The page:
According to Safetynet, it is fairly easy to predict when a disaster is likely to occur. Bank holidays, especially during the summer months, are a favourite time for users to upgrade systems, making them vulnerable.
In addition, during July and August, staffing levels are lower because many people are on holiday and there is more chance of potential problems not being picked up before they develop into difficult situations.
However, winter is when most disasters are declared.
They may be related to office closures during Christmas or due to a lack of care being taken during the build-up to the Christmas season. And, of course, floods and other environment-related incidents are more likely during winter.
Most invocations are not made as a result of natural disasters, fires or floods, but because of hardware and software failures. In the past 14 years, Safetynet has handled 170 disasters, but it claims to have averted 1,375 others. The company says problems are avoided by placing the disaster recovery firm on standby when upgrades are being carried out or special projects are undertaken, so the supplier is on hand to advise and offer support during the danger period.
TIPS FOR PROTECTING LANS
What can dealers without dedicated disaster recovery services do for their customers?
- Ensure password protection procedures are in place
- Ensure anti-virus software is installed on all boxes
- Establish enforceable virus protection methods
- Ensure client destroys unwanted output - paper, tape and disk
- Establish procedure for daily backup Carry out off-site storage practices
- Ensure client restricts access to communications rooms
- Lock machinery cases to help prevent PC chip theft
- Audit flow of data
- Use dial-back for dialup communications links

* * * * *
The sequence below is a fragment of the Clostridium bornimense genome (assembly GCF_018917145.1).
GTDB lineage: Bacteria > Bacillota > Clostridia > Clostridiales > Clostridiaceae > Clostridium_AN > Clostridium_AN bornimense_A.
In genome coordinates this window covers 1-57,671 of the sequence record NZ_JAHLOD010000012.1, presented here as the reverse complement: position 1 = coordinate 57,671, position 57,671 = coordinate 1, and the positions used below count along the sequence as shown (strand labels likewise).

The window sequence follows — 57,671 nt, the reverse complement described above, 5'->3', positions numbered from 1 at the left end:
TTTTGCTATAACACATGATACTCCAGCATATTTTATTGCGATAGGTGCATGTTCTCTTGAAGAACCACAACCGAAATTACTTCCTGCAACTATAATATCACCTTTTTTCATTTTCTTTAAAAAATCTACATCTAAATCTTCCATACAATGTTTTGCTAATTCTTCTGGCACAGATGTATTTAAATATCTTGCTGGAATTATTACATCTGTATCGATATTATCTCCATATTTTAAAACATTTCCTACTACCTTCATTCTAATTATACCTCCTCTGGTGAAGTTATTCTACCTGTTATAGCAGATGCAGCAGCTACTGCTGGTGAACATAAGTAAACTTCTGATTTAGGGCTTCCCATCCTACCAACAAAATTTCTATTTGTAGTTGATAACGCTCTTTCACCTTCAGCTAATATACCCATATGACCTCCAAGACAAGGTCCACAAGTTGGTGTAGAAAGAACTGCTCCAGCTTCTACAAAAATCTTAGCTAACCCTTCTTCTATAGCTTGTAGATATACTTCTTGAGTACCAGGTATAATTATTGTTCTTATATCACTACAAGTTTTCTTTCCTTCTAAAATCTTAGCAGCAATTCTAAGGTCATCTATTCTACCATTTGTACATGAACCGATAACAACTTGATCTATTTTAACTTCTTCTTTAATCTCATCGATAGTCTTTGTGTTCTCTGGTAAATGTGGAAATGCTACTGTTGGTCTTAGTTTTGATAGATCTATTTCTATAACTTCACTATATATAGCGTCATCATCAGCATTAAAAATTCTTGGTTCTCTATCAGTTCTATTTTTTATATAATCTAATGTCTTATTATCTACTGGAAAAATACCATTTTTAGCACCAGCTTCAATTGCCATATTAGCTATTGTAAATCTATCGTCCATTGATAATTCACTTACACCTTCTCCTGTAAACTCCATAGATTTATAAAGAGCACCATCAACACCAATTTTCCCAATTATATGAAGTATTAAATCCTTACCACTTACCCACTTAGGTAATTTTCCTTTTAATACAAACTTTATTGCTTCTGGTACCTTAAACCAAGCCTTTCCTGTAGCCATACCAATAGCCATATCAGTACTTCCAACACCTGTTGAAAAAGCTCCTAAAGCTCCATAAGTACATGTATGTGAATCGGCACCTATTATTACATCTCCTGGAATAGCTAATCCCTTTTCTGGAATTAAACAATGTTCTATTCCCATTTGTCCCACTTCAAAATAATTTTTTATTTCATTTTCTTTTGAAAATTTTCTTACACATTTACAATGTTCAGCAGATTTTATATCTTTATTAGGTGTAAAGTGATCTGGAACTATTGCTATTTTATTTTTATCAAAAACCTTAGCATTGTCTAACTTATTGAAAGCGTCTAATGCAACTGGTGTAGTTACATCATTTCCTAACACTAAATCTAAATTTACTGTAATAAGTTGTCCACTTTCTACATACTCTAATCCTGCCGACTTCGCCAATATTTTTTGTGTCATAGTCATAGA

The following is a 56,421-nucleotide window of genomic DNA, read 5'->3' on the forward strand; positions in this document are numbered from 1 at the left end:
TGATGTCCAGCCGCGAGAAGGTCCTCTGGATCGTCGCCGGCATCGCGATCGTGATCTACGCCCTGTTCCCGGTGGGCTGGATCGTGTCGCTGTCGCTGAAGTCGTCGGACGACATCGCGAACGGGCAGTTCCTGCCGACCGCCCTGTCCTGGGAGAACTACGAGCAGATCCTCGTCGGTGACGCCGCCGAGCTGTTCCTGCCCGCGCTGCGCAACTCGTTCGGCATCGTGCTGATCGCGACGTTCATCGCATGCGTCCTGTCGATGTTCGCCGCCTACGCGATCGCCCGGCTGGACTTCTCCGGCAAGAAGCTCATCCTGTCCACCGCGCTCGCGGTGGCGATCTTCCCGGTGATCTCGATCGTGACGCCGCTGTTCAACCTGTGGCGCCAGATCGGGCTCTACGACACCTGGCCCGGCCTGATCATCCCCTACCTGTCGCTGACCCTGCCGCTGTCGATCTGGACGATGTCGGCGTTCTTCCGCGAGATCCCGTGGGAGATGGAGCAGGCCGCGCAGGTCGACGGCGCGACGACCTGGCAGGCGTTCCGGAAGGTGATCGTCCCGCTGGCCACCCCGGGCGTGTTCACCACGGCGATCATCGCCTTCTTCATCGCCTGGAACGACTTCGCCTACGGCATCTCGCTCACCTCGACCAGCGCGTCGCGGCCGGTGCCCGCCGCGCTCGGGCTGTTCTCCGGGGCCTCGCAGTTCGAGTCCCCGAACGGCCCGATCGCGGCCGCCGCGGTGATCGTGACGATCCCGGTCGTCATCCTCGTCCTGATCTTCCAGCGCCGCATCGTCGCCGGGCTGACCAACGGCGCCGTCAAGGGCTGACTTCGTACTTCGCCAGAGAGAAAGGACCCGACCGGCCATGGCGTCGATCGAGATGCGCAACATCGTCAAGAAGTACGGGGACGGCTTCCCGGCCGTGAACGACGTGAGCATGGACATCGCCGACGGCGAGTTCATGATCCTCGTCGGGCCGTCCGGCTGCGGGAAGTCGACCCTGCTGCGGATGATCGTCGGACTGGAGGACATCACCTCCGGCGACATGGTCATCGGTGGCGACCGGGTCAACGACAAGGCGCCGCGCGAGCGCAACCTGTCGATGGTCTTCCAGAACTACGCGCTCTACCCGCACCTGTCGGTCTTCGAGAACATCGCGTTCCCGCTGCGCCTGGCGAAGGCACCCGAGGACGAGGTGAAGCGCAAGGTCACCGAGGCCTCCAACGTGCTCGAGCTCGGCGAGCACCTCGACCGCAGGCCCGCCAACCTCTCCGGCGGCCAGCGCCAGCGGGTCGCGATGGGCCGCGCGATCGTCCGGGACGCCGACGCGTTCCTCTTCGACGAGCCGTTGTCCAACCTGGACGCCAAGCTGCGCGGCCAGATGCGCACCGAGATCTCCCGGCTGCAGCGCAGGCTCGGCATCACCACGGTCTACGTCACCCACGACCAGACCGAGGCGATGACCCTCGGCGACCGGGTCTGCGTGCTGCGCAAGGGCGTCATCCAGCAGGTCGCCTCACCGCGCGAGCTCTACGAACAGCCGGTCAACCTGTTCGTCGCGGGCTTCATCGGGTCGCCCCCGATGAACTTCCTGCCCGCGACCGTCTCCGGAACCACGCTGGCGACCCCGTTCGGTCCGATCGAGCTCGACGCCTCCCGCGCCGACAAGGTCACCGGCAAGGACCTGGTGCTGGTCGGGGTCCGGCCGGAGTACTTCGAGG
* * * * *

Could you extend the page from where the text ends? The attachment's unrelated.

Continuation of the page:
WHO ARE VENDORS GOING TO CALL?
According to Compaq, the market for business continuity services in the UK is worth in excess of £4 billion. Not surprisingly, IBM, Compaq and Hewlett Packard have placed considerable resources in disaster recovery services and made the right noises about resellers getting involved. But the reality of this market is that unless resellers are prepared to make a massive investment, there is a limit to what they can do.
Both HP and Compaq have partnerships with recovery specialist Safetynet, but Safetynet itself does not seem to have a clear policy of working with resellers. Most disaster recovery firms, it seems, prefer to work more or less alone and the deals with vendors seem to be a way of referring business to the partner.
The deal with Compaq is specific to the City of London. The idea is that Compaq provides an assurance that faulty components are replaced, free of charge, in the event of a disaster, and Safetynet provides a duplicated facility nearby to cover a total shutdown.
Graham Gardiner, business continuity general manager at Compaq, says these are services that many companies find difficult to provide internally.
'They struggle with both the cost and the headache of keeping technology synchronised at two sites, together with the distraction this creates for their IT department.
'By effectively managing technology refresh cycles and enabling customers to focus their IT staff on core activities, a company can expect to reduce the cost of ensuring dealing rooms are fully operational during disaster failure, or system failure, by 20 per cent.'